The ruling could ultimately nullify the plea deal.
The Justice Department in February opened an investigation into its handling of the Epstein case after a bipartisan group of senators, led by Sen. Ben Sasse (R-Neb.), pressed for answers about the plea agreement.
In March, The Washington Post reported that, although Epstein’s alleged victims were as young as 14, the only minor he was convicted of soliciting was 16 when the offenses began. The decision to charge Epstein with a crime involving an older teen has eased his obligations to register as a sex offender. For example, Epstein does not have to register in New Mexico, where he owns a ranch, because his victim was not under 16.
At the start of Wednesday’s hearing, the subcommittee chair, Rep. Rosa L. DeLauro (D-Conn.), acknowledged that Acosta was coming before the committee “under a cloud of controversy” given his role in the Epstein case.
But she pledged to keep the hearing focused on budgetary concerns, telling Acosta, “You are still a labor secretary who must answer for the proposed budget.”
Other Democrats, however, grilled Acosta on his commitment to combating human trafficking and pressed him for answers on his handling of the Epstein case.
“This is horrifying and sick stuff,” Clark said of Epstein’s alleged behavior. “Mr. Epstein raped and assaulted these girls. He recruited them out of shopping malls. He had employees that helped with this. And then he invited his friends to do the same. . . . Epstein and his friends destroyed these girls’ lives.”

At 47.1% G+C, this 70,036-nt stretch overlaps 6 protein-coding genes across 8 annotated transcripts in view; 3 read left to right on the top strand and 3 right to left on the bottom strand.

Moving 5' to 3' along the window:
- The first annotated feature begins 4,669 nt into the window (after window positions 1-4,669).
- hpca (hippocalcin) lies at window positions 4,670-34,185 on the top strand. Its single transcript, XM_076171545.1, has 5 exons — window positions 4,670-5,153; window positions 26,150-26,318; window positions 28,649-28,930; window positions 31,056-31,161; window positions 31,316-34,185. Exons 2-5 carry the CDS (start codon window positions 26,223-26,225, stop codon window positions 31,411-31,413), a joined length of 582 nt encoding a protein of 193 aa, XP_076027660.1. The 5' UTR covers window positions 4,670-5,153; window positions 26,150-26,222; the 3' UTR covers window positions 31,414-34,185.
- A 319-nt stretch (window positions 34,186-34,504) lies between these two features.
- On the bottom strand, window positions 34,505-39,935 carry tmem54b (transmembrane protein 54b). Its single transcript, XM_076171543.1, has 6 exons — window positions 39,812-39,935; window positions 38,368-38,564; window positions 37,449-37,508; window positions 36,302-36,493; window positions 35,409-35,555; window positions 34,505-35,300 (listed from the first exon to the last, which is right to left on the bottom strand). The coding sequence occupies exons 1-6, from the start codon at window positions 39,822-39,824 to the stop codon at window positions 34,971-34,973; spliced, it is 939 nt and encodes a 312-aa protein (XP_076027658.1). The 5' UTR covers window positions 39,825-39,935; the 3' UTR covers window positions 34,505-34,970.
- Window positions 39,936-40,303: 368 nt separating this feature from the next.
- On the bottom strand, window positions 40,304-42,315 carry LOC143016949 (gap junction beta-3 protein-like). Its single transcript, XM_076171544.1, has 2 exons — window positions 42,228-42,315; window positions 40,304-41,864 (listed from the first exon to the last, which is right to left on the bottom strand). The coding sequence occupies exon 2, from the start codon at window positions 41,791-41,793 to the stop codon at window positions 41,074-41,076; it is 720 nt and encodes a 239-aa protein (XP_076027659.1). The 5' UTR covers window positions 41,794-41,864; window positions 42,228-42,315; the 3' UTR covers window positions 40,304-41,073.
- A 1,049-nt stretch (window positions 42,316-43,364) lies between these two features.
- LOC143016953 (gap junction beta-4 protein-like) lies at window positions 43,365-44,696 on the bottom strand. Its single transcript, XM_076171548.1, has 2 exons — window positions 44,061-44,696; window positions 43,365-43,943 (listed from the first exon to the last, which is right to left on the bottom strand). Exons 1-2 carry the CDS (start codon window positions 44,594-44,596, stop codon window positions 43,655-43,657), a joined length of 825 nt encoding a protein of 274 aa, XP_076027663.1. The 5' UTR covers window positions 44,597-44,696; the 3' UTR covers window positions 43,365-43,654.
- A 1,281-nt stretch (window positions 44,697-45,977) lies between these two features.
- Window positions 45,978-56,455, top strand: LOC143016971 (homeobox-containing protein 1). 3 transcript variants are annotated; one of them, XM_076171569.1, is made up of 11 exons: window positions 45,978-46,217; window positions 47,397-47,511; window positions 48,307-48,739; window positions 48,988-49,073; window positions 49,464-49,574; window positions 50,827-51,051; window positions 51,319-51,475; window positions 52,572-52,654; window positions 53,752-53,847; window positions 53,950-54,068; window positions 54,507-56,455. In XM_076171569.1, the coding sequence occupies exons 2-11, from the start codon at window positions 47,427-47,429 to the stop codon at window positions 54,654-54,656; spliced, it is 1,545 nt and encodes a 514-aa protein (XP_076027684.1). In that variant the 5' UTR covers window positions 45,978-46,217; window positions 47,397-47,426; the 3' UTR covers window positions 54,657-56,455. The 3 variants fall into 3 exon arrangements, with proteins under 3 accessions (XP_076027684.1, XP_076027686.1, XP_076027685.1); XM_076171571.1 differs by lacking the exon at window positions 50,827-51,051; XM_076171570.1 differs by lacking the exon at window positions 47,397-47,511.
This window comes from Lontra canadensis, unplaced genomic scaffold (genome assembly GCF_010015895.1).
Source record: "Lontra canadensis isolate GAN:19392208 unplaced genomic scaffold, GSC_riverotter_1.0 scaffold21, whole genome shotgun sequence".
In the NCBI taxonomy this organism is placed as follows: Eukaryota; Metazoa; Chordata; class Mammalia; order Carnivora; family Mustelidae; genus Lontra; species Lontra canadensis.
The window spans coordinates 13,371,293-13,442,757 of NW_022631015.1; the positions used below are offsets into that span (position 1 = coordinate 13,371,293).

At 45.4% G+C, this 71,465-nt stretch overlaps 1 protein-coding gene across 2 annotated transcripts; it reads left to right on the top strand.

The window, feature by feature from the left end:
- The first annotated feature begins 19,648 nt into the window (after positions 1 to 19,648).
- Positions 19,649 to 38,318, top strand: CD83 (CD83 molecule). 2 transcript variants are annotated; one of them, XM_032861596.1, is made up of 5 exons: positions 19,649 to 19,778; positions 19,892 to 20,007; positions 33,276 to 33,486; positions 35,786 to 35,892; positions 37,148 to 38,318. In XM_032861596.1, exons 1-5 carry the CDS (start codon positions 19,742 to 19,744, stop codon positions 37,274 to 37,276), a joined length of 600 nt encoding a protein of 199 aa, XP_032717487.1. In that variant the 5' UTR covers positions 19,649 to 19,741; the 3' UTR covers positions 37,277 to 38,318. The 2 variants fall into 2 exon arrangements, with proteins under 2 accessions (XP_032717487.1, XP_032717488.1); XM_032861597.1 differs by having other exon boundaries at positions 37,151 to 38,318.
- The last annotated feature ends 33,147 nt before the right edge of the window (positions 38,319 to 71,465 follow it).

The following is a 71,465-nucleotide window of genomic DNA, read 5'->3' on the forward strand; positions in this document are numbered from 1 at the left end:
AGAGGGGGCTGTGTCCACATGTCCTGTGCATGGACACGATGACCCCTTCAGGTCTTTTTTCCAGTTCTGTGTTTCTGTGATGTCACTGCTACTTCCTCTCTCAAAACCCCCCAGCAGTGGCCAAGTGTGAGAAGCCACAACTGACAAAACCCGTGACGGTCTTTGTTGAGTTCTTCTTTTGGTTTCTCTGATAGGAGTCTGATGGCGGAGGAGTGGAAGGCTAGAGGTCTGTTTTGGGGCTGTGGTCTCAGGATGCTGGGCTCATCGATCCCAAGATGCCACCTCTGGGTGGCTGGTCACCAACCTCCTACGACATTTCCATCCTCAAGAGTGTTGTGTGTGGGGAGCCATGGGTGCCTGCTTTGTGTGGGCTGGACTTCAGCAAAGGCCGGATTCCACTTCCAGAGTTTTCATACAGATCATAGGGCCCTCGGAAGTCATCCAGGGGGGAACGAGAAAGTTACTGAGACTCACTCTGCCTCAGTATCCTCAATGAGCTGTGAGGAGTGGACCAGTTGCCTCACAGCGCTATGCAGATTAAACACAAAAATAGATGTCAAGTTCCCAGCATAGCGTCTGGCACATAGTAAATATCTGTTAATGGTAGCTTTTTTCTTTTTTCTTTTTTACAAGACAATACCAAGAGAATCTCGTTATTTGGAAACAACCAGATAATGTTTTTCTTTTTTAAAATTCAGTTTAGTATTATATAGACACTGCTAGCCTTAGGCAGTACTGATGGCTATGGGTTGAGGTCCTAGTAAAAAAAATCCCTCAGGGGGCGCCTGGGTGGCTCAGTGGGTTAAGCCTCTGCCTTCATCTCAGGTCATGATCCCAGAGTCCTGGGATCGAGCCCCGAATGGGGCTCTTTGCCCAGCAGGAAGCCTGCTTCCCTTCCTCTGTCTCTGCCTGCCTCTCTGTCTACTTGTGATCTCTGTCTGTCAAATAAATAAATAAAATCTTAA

She took issue with Acosta agreeing to solicitation charges, which effectively cast the victims as prostitutes. “I’m sure you know there is no such thing as child prostitution with underaged girls,” Clark said.
She also pressed Acosta on his decision not to tell victims the government had struck a deal not to prosecute Epstein.
“The judge found you broke the law, Secretary Acosta, when you chose not to tell the victims about this deal, and that you gave them the impression that this investigation was ongoing. . . . Do you regret making this deal in secret?” Clark asked.
Acosta did not directly reply, saying only that he takes sex trafficking seriously and that the Justice Department has defended the plea deal.
Rep. Lois Frankel (D-Fla.), who is among the more than a dozen Democrats who have sent a letter to the Justice Department demanding an investigation into Acosta’s handling of the matter, questioned how a case with dozens of victims could get reduced to just two state charges.
She told Acosta that “many people in my community are upset because it seems like a sexual predator is out on the loose.”
Acosta pledged to assign a senior-level staff member to work with Frankel’s office on human trafficking issues.
Acosta declined an interview request from The Washington Post.
After the hearing, Frankel voiced dissatisfaction with Acosta’s response, arguing that lawmakers didn’t “get the full story here on what happened.”
“This isn’t the last you all are going to hear about this. . . . We want to find out what happened, because it sounds like there was a terrible injustice done,” she said.
Lisa Rein contributed to this report.